The 3 Keys To Creamy, Gluten-Free Mac-n-Cheese
My Gluten-Free Mac-n-Cheese heroically saved the day, taking the edge off a rather rocky gluten-free pasta tasting. HUGE lesson learned: Don't cook gluten-free pasta in advance and try to reheat it before serving. The exception to that rule was the mac-n-cheese, which turned out to be a perfect way to showcase the slightly chewy pasta that results from reheating. Here's how I adapted my favorite Macaroni and Cheese recipe, using potato starch to create a creamy sauce.
When prepping for monthly Tasting Panels, I try to come up with a complement to the featured food. Poached chicken was served alongside a rainbow of condiments, old-school onion dip a natural match for a tasting of potato chips. Gluten-free pasta cried out for marinara, and when one of the tasters said it reminded her of Grandma's sauce, it made my year. But I had all sorts of pasta, so I wanted to double down and make an extra post-Tasting Panel dish. So, I came up with an extra creamy mac-n-cheese using these 3 key ingredients.
1) Evaporated Milk
My go-to recipe was adapted from a book by the great food writer Marian Burros, called Cooking For Comfort. It starts with a basic roux of butter and flour, cooked until bubbly and golden. To that, I add a can of condensed milk. Yes, I've tried cream, half and half, whole milk, even buttermilk, and combinations of all of those, but nothing beats the density of condensed milk (not the sweetened version, and not the nonfat, either.) Condensed milk, aka evaporated milk, is gluten-free, so that piece of my tried-and-true recipe didn't need tweaking, but the flour had to go.
2) Potato starch
There are loads of gluten-free flours for cooking and baking, but I discovered the one that's so slick for sauces when making a Jacques Pepin recipe. That fab French chef uses it often, raving about its ability to transform thin sauces into something silky without the gritty texture of cornstarch. "Cornstarch tends to make a sauce gooey and gelatinous. I prefer potato starch, which is made from steamed potatoes that are dried and ground," he writes in Essential Pepin. In Jacques Pepin's recipes, potato starch is typically mixed with water and added to the sauce to thicken it. Turns out that potato starch also works well as a substitute for flour in a roux, stirred into lightly sauteed chopped onions before the evaporated milk and cheese are added.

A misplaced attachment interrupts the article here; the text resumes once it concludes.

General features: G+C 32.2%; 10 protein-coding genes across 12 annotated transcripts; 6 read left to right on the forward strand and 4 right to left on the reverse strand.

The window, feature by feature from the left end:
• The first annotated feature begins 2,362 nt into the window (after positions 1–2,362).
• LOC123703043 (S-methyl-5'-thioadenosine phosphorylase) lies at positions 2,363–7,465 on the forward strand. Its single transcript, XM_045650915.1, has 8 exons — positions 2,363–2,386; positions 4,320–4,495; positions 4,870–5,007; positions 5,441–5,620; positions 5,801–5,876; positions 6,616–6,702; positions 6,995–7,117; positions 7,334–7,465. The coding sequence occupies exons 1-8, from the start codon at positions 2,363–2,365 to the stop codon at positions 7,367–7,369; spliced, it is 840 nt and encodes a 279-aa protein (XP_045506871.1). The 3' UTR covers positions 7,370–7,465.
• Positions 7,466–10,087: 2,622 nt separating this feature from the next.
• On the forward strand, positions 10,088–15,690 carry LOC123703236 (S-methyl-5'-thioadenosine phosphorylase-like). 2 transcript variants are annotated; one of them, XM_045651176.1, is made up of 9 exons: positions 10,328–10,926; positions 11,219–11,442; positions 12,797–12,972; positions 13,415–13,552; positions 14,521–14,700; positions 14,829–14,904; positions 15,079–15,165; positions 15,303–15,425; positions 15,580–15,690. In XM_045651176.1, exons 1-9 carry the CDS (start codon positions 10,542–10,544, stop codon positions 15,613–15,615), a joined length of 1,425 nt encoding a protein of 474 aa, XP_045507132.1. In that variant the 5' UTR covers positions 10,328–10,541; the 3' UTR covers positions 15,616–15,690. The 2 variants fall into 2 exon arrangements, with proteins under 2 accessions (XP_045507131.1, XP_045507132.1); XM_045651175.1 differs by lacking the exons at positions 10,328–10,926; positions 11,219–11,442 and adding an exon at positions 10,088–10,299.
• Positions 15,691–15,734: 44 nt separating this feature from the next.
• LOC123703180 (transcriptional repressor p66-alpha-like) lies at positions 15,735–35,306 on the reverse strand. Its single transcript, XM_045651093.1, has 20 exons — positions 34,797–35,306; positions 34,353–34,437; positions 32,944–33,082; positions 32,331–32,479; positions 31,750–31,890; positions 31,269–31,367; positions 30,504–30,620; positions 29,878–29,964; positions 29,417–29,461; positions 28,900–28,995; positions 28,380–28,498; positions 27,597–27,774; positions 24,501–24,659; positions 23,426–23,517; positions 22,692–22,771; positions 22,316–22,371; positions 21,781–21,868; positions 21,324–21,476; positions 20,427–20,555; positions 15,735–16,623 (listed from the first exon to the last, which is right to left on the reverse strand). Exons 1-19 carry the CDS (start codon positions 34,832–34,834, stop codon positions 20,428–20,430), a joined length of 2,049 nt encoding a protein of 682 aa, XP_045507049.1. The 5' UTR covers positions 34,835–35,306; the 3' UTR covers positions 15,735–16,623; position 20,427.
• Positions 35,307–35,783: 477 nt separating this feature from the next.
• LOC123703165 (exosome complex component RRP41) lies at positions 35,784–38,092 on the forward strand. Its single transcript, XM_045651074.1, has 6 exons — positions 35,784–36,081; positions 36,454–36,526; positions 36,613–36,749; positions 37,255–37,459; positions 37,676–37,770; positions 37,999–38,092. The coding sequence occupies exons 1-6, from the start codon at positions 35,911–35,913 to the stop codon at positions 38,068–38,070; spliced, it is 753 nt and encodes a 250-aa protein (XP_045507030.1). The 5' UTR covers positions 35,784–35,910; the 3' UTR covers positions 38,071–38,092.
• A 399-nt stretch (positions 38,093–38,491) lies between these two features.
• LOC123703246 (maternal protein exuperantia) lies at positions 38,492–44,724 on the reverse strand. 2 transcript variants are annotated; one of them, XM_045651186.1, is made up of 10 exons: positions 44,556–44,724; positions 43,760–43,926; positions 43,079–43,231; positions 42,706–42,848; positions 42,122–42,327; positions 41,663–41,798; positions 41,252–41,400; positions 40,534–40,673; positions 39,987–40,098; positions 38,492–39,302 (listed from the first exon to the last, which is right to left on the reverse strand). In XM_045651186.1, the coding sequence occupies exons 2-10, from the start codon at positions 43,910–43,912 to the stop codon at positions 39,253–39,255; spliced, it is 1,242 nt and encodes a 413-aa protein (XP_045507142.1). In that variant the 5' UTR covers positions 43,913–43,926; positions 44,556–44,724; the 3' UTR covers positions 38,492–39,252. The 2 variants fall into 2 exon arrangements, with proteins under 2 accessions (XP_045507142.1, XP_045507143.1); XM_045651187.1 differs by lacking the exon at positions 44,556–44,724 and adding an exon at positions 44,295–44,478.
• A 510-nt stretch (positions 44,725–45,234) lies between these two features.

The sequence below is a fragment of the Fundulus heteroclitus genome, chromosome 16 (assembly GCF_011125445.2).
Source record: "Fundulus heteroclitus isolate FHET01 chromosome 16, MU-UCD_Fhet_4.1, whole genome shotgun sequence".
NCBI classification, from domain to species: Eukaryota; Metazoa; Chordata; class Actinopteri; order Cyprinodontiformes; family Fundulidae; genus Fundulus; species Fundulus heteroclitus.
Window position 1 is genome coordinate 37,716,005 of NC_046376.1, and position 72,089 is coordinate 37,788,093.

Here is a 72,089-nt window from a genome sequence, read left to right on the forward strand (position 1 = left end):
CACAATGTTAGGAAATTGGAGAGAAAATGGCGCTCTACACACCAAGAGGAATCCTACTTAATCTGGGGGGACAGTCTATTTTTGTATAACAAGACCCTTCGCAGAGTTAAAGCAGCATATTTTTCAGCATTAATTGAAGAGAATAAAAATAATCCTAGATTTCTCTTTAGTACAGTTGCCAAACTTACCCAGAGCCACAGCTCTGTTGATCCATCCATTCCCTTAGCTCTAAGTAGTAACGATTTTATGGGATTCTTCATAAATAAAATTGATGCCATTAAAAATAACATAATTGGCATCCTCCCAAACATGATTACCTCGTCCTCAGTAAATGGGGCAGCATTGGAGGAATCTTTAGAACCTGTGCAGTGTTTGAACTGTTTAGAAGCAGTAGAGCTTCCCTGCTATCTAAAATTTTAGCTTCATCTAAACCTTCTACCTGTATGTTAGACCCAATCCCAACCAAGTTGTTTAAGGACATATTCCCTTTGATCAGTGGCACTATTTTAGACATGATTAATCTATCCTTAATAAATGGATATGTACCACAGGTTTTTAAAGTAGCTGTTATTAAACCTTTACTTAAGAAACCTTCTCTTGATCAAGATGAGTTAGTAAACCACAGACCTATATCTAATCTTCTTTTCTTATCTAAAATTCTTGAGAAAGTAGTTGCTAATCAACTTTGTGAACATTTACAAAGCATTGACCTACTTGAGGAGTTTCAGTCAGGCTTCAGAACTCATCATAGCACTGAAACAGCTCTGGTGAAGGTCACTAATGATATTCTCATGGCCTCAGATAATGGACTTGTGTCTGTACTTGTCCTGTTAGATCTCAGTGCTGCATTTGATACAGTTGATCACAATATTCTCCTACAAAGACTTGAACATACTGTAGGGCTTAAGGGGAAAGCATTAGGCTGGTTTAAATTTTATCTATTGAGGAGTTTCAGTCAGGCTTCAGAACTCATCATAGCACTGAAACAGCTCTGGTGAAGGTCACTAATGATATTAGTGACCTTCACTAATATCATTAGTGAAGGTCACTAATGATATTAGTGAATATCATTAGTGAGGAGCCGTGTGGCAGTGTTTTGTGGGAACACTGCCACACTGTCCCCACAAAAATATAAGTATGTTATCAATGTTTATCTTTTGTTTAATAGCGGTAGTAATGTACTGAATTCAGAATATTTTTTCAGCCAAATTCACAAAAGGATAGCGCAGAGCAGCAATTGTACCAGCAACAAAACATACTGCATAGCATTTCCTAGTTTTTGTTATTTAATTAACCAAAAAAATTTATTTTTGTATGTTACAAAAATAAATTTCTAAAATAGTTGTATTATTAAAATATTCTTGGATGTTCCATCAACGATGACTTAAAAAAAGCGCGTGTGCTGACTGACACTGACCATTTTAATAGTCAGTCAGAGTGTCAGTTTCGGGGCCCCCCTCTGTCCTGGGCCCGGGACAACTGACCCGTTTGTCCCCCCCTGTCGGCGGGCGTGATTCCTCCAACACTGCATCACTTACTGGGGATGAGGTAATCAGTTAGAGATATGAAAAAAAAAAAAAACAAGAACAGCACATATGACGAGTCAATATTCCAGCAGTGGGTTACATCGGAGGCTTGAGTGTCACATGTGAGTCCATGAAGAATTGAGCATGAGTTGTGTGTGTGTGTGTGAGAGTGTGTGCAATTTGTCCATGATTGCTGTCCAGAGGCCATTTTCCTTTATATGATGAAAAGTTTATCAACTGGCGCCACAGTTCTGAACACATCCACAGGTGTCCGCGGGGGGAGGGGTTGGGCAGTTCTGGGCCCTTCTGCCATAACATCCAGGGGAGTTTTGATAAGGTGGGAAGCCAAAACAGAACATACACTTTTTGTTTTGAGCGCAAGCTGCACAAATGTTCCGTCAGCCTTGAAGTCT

And on the all-important cheese question, I recently read somewhere that mascarpone makes a great addition to any mac-n-cheese recipe. This Italian version of cream cheese is super rich, so a little bit makes a big difference when I whisked it into the sauce along with the shredded sharp cheddar.
For the final step, I casserolized the Gluten-Free Mac-n-Cheese, sprinkling extra cheese on top, so I could pop in the oven while tasters were trying the pasta. They were less than impressed with my attempt to prepare the gluten-free pasta samples in advance, but after taking my lumps on that misstep, there were compliments for the Mac-n-Cheese, and not a bite left in the pan.
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